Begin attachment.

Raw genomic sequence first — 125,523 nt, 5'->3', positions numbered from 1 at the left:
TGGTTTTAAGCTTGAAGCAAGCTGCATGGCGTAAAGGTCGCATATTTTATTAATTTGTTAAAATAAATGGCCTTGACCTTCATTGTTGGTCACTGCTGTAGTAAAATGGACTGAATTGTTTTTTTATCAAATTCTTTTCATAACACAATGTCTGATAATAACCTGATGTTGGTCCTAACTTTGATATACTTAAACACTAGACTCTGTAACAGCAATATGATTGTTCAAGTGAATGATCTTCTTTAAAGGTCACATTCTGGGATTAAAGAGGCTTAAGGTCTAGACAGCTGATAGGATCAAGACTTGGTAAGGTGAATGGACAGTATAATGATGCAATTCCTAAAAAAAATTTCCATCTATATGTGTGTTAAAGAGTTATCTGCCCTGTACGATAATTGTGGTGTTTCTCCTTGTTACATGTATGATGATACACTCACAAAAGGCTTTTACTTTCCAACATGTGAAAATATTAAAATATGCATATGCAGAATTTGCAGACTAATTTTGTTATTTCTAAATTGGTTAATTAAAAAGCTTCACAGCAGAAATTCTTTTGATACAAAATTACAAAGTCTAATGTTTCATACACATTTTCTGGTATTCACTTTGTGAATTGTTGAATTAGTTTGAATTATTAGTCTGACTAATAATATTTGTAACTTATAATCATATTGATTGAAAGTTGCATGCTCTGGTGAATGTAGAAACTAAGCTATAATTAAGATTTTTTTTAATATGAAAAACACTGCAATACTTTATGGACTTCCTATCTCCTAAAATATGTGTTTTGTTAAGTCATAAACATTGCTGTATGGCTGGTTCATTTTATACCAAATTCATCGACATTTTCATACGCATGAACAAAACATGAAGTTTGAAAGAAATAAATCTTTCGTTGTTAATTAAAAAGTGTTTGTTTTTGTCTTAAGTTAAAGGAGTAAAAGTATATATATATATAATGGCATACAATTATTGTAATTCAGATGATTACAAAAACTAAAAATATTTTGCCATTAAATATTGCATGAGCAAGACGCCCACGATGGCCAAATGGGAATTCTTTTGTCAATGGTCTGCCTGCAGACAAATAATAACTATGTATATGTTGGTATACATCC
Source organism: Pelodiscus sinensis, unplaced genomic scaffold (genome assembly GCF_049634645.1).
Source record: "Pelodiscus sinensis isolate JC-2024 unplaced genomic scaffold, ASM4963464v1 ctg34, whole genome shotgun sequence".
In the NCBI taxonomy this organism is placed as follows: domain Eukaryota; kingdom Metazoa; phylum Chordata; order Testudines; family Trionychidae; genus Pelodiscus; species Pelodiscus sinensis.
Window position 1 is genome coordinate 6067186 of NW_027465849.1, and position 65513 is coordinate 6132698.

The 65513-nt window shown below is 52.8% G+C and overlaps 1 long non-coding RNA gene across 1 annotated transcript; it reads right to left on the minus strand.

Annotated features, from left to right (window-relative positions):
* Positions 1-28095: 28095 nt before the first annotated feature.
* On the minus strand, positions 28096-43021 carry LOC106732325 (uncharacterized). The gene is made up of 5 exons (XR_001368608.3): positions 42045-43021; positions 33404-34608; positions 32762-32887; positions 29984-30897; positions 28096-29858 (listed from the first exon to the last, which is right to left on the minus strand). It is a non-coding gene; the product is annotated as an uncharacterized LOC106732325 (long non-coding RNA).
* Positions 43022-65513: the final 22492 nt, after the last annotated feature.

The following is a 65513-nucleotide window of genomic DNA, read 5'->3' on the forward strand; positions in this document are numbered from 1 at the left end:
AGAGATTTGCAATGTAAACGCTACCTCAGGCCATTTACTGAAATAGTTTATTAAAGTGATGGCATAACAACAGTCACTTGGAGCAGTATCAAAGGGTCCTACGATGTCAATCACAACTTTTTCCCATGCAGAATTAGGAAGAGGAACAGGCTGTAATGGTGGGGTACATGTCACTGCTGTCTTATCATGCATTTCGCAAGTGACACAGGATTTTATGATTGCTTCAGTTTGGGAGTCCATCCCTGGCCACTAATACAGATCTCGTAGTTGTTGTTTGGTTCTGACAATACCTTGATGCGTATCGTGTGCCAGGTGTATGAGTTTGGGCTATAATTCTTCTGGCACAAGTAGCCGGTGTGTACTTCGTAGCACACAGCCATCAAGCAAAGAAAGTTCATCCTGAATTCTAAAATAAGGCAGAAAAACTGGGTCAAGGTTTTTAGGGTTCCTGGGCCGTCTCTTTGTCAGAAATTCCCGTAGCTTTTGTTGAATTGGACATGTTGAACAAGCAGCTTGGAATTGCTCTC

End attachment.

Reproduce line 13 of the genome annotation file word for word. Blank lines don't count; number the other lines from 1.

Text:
AGAGATTTGCAATGTAAACGCTACCTCAGGCCATTTACTGAAATAGTTTATTAAAGTGATGGCATAACAACAGTCACTTGGAGCAGTATCAAAGGGTCCTACGATGTCAATCACAACTTTTTCCCATGCAGAATTAGGAAGAGGAACAGGCTGTAATGGTGGGGTACATGTCACTGCTGTCTTATCATGCATTTCGCAAGTGACACAGGATTTTATGATTGCTTCAGTTTGGGAGTCCATCCCTGGCCACTAATACAGATCTCGTAGTTGTTGTTTGGTTCTGACAATACCTTGATGCGTATCGTGTGCCAGGTGTATGAGTTTGGGCTATAATTCTTCTGGCACAAGTAGCCGGTGTGTACTTCGTAGCACACAGCCATCAAGCAAAGAAAGTTCATCCTGAATTCTAAAATAAGGCAGAAAAACTGGGTCAAGGTTTTTAGGGTTCCTGGGCCGTCTCTTTGTCAGAAATTCCCGTAGCTTTTGTTGAATTGGACATGTTGAACAAGCAGCTTGGAATTGCTCTC